- Twenty percent of surveyed students reported having sought out non-academic, personal advice from their House dean. Twelve percent of respondents said they had sought out advice once, while 8 percent had multiple times.
- Winthrop House respondents reported the highest level of overall satisfaction with their House advising resources (69 percent), followed by Quincy (68 percent), Currier (65 percent), and Adams (64 percent).
- Students surveyed from Dunster House, which attracted criticism from students who voiced concerns about its BGLTQ advising resources last year, reported the lowest level of overall satisfaction with their House advising resources. Forty-four percent reported feeling either very or somewhat satisfied, and 24 percent of respondents from Dunster reported feeling dissatisfied—the highest proportion of any House.
Across Houses, student room arrangements vary dramatically. Mather House offers single bedrooms for every resident, but others are populated by cramped doubles and walkthrough suites.
Many citing dissatisfaction with on-campus housing, 21 percent of survey respondents said they would consider moving off-campus. In writing, respondents who said they would consider the move also referenced discontent with the College meal plan and an interest in moving to the Dudley Co-op, an off-campus student house where residents prepare their own food and do their own chores.
- Seventeen percent of respondents reported living in gender-neutral housing. In May 2014, the Faculty of Arts and Science approved a change to the College Student Handbook formalizing a College-wide policy allowing students to request mix-gendered suites.
- Thirteen percent of respondents reported living with no roommates, 22 percent one roommate, 14 percent two roommates, 23 percent three roommates, 13 percent four roommates, and 7 percent five roommates. Eight percent of respondents reported living with six or more roommates.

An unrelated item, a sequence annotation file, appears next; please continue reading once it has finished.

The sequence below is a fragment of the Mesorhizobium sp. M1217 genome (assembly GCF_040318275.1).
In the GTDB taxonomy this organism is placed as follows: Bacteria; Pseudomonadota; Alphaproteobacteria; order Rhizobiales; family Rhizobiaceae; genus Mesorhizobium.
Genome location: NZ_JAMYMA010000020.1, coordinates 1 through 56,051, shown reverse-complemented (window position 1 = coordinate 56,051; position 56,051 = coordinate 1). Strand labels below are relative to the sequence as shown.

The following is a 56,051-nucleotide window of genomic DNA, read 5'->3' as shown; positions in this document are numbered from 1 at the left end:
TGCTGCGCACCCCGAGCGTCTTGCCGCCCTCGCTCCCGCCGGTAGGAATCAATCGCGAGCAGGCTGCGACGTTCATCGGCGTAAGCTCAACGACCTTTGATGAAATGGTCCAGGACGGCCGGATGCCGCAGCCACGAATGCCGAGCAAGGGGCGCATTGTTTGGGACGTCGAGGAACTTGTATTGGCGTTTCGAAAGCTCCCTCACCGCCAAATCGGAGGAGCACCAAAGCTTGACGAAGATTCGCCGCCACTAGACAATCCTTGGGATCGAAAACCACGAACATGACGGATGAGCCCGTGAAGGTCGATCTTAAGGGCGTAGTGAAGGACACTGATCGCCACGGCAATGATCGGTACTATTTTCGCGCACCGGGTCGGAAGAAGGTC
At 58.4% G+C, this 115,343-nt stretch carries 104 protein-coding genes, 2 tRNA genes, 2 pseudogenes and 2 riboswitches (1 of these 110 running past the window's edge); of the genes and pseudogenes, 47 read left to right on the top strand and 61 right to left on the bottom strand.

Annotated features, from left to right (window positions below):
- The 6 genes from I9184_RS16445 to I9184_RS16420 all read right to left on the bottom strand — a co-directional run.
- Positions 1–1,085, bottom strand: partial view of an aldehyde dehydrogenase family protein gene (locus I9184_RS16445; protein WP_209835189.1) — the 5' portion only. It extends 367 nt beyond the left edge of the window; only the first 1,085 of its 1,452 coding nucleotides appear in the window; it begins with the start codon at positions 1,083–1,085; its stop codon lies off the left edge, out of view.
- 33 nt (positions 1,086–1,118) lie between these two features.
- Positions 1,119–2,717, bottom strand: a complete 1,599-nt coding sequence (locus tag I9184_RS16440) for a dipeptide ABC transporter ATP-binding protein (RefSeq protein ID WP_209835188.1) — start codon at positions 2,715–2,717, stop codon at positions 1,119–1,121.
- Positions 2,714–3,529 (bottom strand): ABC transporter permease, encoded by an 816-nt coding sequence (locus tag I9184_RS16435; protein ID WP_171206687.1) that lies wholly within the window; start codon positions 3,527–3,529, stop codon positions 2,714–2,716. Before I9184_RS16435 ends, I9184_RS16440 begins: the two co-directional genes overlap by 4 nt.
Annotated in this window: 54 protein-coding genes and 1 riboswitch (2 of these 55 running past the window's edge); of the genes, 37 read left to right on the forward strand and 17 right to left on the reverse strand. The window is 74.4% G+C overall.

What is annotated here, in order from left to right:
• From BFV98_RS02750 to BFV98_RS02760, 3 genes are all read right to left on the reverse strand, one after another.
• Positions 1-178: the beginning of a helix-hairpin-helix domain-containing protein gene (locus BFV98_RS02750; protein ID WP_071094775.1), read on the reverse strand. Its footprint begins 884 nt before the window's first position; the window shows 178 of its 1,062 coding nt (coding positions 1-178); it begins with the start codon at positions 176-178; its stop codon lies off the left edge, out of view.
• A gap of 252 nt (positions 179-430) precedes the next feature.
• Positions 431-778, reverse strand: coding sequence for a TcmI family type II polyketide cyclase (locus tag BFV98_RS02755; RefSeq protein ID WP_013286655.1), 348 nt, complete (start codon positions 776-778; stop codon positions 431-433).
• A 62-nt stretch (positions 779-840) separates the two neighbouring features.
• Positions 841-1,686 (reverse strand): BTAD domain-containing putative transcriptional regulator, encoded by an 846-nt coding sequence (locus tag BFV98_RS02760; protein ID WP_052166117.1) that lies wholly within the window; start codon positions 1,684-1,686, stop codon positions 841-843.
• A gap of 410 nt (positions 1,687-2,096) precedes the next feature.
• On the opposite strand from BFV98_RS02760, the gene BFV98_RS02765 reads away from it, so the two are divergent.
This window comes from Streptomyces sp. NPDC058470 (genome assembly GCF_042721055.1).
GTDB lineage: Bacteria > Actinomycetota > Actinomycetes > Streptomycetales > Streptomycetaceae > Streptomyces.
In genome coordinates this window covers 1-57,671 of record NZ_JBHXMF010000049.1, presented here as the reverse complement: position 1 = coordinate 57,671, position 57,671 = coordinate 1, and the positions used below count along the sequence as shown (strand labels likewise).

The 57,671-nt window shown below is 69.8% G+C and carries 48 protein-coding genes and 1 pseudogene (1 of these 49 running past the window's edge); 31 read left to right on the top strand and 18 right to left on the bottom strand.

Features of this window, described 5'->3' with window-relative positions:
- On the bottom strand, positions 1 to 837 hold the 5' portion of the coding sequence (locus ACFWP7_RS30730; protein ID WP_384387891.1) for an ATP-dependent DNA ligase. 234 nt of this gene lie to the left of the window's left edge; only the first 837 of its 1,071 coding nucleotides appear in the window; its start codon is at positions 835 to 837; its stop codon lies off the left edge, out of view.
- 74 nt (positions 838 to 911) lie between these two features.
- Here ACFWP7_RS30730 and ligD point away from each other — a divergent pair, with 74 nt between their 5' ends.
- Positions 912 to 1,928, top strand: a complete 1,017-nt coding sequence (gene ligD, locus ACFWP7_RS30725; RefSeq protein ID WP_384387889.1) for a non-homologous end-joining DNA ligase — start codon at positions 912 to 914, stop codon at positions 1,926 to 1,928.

- Respondents from Houses in the Quad, which feature hallway singles in addition to traditional suites, were more likely to live with no roommates: 35 percent of Cabot respondents, 38 percent of Currier respondents, and 22 percent of Pforzheimer respondents. Twenty-two percent of Leverett House respondents also said they have no roommates.
- Fifty-eight percent of respondents reported that all of their roommates are also their blockmates.
- Fifty-four percent of respondents reported feeling very close to their blocking groups, while 28 percent reported feeling somewhat close, 11 percent reported feeling somewhat distant, and 7 percent reported feeling very distant.
- Thirty-six percent of respondents reported living in an “N+1 suite” (a room with n+1 rooms for n people), 34 percent an “N” suite, and 12 percent an “N-1 suite.” Four percent of respondents reporting living in an “N-2 suite,” 4 percent in a one-bedroom double off a hallway, and 11 percent in a one-bedroom single off a hallway.
—David Freed and Idrees M. Kahloon contributed data analysis.
—Staff writer R. Blake Paterson can be reached at firstname.lastname@example.org. Follow him on Twitter @BlakePat95.